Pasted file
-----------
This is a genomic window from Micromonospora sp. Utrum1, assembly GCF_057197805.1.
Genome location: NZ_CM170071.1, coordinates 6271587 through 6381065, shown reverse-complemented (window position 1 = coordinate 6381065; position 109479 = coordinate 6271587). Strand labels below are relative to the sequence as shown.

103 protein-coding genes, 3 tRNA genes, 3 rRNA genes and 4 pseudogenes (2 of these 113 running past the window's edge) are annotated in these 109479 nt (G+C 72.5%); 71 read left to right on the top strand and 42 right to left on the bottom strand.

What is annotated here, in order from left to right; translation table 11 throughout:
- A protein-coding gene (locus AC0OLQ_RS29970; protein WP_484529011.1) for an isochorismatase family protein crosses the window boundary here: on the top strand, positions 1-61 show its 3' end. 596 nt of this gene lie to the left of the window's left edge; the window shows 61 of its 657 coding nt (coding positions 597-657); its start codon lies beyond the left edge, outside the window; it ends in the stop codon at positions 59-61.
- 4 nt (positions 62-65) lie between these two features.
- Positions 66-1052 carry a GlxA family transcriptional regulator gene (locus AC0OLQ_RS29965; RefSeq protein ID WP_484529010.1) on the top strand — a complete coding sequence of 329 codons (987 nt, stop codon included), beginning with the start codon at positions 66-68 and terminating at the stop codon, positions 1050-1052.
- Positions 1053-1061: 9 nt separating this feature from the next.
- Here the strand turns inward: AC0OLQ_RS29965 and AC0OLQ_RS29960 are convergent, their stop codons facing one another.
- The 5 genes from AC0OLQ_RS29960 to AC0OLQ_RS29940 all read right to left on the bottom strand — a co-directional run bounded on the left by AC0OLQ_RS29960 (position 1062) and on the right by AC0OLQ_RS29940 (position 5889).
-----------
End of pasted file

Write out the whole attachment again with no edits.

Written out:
This is a genomic window from Micromonospora sp. Utrum1, assembly GCF_057197805.1.
Genome location: NZ_CM170071.1, coordinates 6271587 through 6381065, shown reverse-complemented (window position 1 = coordinate 6381065; position 109479 = coordinate 6271587). Strand labels below are relative to the sequence as shown.

103 protein-coding genes, 3 tRNA genes, 3 rRNA genes and 4 pseudogenes (2 of these 113 running past the window's edge) are annotated in these 109479 nt (G+C 72.5%); 71 read left to right on the top strand and 42 right to left on the bottom strand.

What is annotated here, in order from left to right; translation table 11 throughout:
- A protein-coding gene (locus AC0OLQ_RS29970; protein WP_484529011.1) for an isochorismatase family protein crosses the window boundary here: on the top strand, positions 1-61 show its 3' end. 596 nt of this gene lie to the left of the window's left edge; the window shows 61 of its 657 coding nt (coding positions 597-657); its start codon lies beyond the left edge, outside the window; it ends in the stop codon at positions 59-61.
- 4 nt (positions 62-65) lie between these two features.
- Positions 66-1052 carry a GlxA family transcriptional regulator gene (locus AC0OLQ_RS29965; RefSeq protein ID WP_484529010.1) on the top strand — a complete coding sequence of 329 codons (987 nt, stop codon included), beginning with the start codon at positions 66-68 and terminating at the stop codon, positions 1050-1052.
- Positions 1053-1061: 9 nt separating this feature from the next.
- Here the strand turns inward: AC0OLQ_RS29965 and AC0OLQ_RS29960 are convergent, their stop codons facing one another.
- The 5 genes from AC0OLQ_RS29960 to AC0OLQ_RS29940 all read right to left on the bottom strand — a co-directional run bounded on the left by AC0OLQ_RS29960 (position 1062) and on the right by AC0OLQ_RS29940 (position 5889).